- SCA Activation: these emails ask you to click on a website in order to activate Strong Customer Authentication to prevent your account from being locked
- Secure Message: you will be asked to click on a message to view it.
- “We inform you that your SCA is not set up yet. In order to use your Online Banking Service, you will have 24 hours to set up your SCA.”
- “Your Internet Banking account has expired. Renew your account information NOW. Please download and complete the attached form.”
- “Your AIB Online Banking Access is suspended.”
- “Please be informed that we send emails asking you to verify your account maximum three tome a year.”
This type of fraud is on the increase and it's important that you take the necessary steps to protect your money. Criminals are sending emails in an attempt to trick you in to transferring money to them.These types of scams are referred to as ‘Phishing’.Emails can claim to be from your Supplier, Contractor, and Solicitor etc. advising of their bank account details or that they have changed their bank account details. These emails will request that all current and future payments should be made to a new account, which actually belongs to the criminal.You should not accept any financial instructions via email. You should always VERIFY ACCOUNT NUMBERS on a known contact number. Do not reply to the email or use a contact number contained in the email.If you make and authorise a payment to one of these fraudulent accounts, it is highly unlikely that AIB will be able to get your money back for you.For more information on how to stay safe, visit our Security Centre and www.fraudsmart.ie.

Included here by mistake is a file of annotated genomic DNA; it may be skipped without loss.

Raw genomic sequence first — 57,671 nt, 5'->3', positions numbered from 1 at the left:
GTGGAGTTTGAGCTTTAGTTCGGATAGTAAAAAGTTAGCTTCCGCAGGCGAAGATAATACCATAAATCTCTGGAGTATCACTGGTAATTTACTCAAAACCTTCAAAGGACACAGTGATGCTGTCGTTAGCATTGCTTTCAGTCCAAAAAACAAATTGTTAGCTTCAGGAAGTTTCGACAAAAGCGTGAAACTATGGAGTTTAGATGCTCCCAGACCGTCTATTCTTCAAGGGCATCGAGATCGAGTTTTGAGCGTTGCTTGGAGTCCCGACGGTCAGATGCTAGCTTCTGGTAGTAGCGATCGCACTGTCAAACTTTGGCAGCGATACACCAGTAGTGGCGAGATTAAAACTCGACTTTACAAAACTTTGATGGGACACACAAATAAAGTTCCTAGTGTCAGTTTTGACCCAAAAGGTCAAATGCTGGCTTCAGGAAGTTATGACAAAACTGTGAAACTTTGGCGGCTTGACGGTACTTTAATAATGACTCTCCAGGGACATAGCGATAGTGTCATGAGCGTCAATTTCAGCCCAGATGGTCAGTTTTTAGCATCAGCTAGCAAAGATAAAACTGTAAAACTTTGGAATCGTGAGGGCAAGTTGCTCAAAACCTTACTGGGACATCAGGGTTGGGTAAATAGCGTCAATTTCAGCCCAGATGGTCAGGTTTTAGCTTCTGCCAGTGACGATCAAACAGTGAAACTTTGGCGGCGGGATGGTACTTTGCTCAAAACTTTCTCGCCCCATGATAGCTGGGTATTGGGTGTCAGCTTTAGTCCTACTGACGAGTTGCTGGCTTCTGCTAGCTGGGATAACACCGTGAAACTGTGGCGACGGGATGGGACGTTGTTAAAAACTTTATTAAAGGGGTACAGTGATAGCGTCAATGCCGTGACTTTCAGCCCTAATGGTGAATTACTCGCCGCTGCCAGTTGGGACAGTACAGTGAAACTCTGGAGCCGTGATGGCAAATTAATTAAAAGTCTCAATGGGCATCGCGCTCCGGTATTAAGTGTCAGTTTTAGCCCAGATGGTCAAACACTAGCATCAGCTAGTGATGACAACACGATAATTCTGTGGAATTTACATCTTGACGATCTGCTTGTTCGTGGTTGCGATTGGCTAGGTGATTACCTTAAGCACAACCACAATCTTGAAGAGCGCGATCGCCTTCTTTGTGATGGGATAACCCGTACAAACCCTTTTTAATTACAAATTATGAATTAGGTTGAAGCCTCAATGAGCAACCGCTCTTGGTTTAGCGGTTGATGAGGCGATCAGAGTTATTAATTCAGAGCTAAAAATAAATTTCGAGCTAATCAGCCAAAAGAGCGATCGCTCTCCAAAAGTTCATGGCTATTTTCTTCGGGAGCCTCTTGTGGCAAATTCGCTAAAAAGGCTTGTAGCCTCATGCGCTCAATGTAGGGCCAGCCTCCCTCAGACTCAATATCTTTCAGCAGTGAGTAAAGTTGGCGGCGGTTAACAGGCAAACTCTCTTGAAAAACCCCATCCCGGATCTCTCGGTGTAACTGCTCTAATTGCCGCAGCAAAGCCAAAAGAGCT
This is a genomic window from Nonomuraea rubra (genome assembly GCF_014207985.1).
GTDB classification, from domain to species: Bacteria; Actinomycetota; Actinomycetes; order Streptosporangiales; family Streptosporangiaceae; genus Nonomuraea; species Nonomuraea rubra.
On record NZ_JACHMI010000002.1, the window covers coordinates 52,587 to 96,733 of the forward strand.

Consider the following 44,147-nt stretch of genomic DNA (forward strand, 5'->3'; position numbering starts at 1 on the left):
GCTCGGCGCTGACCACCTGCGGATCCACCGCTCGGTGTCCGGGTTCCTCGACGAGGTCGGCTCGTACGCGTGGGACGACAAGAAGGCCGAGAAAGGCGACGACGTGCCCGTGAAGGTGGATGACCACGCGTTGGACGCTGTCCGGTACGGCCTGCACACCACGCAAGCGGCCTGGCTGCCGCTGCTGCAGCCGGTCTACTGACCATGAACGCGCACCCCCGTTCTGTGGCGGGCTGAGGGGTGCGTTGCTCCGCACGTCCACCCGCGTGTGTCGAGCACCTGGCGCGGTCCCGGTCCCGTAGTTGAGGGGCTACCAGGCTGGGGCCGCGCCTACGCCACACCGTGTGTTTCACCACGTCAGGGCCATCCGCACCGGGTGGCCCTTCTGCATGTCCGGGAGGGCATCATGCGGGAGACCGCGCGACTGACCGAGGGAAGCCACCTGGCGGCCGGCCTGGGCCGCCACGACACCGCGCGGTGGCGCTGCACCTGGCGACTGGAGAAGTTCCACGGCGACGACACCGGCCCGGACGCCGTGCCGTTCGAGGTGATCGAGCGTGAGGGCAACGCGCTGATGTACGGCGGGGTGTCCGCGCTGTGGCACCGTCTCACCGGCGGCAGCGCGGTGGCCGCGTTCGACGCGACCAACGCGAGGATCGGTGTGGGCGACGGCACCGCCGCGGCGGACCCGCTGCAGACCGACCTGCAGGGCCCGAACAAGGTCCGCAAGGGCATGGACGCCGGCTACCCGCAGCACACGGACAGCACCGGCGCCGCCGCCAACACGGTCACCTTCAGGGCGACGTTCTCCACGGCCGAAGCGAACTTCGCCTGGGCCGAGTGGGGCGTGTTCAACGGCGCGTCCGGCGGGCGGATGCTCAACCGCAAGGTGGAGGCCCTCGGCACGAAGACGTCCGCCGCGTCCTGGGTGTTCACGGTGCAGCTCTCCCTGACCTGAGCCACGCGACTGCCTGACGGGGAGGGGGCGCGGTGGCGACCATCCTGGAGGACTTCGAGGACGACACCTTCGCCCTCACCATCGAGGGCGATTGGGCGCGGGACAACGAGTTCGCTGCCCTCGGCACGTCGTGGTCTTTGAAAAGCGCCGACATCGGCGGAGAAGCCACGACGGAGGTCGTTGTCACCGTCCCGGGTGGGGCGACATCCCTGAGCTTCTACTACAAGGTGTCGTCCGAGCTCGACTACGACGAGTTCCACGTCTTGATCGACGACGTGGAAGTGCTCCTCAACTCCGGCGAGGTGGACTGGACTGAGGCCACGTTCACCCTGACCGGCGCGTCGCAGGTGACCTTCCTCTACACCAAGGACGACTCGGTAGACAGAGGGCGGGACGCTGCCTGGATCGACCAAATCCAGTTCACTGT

Purchase Scams – Buying online
When shopping online, you need to be aware that some of these companies are not legitimate. Fraudsters can spoof/clone a genuine website. They advertise using images of genuine products but at a cheaper price. The goods are never actually available for sale. These cloned sites often have contact details via email only. Phone lines won’t be answered but will be followed up with a call from a private number. These fraudsters will tell you they can only accept a payment via bank transfer or card transactions.Examples of products that fraudsters are ‘selling’ include machinery, motor homes and boats.Ensure you buy goods and equipment from reputable retailers and sellers.Before making a payment ensure you have researched the validity of the company.Ask yourself ‘How do I know this person/company is genuine?’. If the price or description of the product sounds too good to be true, it probably is.
Buyer Beware - Loan Scams
AIB have been made aware of a “Payday Loan” scam currently targeting our customers. Reports received indicate the following key details: